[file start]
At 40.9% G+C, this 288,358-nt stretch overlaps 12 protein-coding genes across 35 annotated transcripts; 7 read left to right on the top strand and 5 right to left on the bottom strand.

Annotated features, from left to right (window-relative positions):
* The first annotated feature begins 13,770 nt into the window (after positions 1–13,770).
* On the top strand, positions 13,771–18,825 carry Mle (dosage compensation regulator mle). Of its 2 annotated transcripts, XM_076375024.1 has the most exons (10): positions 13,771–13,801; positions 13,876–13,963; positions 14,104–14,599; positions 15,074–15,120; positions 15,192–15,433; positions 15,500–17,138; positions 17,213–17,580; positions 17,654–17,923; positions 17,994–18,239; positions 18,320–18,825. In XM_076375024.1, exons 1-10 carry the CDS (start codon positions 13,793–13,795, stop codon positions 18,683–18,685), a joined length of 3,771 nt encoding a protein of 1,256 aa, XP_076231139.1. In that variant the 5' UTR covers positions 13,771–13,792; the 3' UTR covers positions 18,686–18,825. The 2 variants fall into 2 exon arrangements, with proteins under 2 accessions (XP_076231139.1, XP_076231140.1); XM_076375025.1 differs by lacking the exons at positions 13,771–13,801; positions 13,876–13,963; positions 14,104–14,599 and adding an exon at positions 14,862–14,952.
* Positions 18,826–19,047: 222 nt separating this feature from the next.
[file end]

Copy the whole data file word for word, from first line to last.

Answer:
At 40.9% G+C, this 288,358-nt stretch overlaps 12 protein-coding genes across 35 annotated transcripts; 7 read left to right on the top strand and 5 right to left on the bottom strand.

Annotated features, from left to right (window-relative positions):
* The first annotated feature begins 13,770 nt into the window (after positions 1–13,770).
* On the top strand, positions 13,771–18,825 carry Mle (dosage compensation regulator mle). Of its 2 annotated transcripts, XM_076375024.1 has the most exons (10): positions 13,771–13,801; positions 13,876–13,963; positions 14,104–14,599; positions 15,074–15,120; positions 15,192–15,433; positions 15,500–17,138; positions 17,213–17,580; positions 17,654–17,923; positions 17,994–18,239; positions 18,320–18,825. In XM_076375024.1, exons 1-10 carry the CDS (start codon positions 13,793–13,795, stop codon positions 18,683–18,685), a joined length of 3,771 nt encoding a protein of 1,256 aa, XP_076231139.1. In that variant the 5' UTR covers positions 13,771–13,792; the 3' UTR covers positions 18,686–18,825. The 2 variants fall into 2 exon arrangements, with proteins under 2 accessions (XP_076231139.1, XP_076231140.1); XM_076375025.1 differs by lacking the exons at positions 13,771–13,801; positions 13,876–13,963; positions 14,104–14,599 and adding an exon at positions 14,862–14,952.
* Positions 18,826–19,047: 222 nt separating this feature from the next.